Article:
Meteorology and the Pathfinders

Featured photograph: the famous image of 1409 Met Flight Mosquito, ML897, D-Dog, which was one of those carrying out the weather reportage for the D-Day landings. RAF Pathfinders Archive.

In The Right of the Line, the historian John Terraine wrote that Bomber Command’s ‘first and everlasting enemy’ was the weather. Throughout the Second World War, guessing what the weather would do was a central preoccupation of the Command, and considerable effort was devoted to making forecasts as accurate as possible.

The Path Finder Force was a small but vital facet of Bomber Command. Created in August 1942 to improve bombing accuracy, it led the other squadrons of Bomber Command, collectively known as Main Force, by marking the routes and bombing targets. So vital was the Pathfinders’ job that on 1 April 1943, after some months of campaigning by their Air Officer Commanding, Donald Bennett, the PFF acquired its own meteorological flight.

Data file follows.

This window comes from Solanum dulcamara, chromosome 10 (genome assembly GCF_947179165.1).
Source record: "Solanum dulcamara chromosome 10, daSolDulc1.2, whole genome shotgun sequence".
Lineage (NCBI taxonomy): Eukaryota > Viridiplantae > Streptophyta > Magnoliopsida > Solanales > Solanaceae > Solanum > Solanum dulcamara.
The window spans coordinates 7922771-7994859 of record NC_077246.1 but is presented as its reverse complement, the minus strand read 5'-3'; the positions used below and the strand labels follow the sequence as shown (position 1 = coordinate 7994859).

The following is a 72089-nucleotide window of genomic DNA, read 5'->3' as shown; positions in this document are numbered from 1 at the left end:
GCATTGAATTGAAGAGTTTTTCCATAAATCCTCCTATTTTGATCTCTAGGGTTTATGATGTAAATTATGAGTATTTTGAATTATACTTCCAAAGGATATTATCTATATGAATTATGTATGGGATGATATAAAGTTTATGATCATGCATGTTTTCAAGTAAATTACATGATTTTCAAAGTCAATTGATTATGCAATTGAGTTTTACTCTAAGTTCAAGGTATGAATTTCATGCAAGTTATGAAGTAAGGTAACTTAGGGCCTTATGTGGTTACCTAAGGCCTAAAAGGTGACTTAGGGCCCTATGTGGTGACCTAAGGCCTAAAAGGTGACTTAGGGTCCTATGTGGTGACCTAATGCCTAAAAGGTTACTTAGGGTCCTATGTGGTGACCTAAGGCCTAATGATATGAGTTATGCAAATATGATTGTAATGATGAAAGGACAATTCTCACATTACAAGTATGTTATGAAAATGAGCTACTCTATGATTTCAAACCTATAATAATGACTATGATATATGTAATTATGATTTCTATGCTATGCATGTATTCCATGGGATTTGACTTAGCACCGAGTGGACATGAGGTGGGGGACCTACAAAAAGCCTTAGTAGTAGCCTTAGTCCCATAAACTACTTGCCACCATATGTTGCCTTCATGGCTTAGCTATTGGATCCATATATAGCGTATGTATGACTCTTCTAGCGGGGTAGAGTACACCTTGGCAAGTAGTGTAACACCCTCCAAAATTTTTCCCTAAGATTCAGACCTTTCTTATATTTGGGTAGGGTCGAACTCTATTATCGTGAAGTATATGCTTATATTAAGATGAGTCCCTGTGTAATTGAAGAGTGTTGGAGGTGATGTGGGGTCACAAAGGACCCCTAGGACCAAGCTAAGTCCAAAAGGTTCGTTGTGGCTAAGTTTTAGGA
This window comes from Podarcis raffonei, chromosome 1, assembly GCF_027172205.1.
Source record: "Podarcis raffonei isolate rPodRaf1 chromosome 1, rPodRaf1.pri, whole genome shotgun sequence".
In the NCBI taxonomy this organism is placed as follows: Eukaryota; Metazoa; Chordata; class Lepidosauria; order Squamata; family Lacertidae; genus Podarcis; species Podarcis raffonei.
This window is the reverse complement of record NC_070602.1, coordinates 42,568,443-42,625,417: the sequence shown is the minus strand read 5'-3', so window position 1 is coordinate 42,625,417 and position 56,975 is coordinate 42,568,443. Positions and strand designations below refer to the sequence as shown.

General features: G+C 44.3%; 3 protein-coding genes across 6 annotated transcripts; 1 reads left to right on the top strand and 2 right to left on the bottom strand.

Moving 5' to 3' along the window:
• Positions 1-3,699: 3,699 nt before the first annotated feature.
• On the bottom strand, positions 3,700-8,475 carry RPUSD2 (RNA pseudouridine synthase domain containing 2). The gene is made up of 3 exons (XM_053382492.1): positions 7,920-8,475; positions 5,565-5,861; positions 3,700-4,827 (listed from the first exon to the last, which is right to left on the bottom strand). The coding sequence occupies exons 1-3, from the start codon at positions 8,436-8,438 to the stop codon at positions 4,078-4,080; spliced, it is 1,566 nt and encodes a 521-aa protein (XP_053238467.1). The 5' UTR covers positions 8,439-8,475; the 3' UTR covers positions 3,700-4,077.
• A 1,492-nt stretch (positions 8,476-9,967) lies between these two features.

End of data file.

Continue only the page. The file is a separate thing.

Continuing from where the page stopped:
1409 Met Flight was created when eight PAMPA Mosquitos (PAMPA being Photoreconnaissance and Meteorological Photography Aircraft) were withdrawn from Coastal Command’s 521 Squadron at Bircham Newton, Norfolk, to join the Pathfinders at RAF Oakington, Cambridgeshire. Over the next two years, the eight two-man crews and their successors would fly numerous reconnaissance missions over Europe, bringing back the data from which weather forecasts for bombing operations could be made.

The usual procedure was that meteorological flights gathering information over Germany and other Continental targets would land back in England sometime before the bombers were scheduled to take off. However, as the article below makes clear, a coded message from a Met Mosquito in flight could also be sent back to base after the bombers had left their stations; this might warn of such serious bad weather that the bombing force had to be recalled.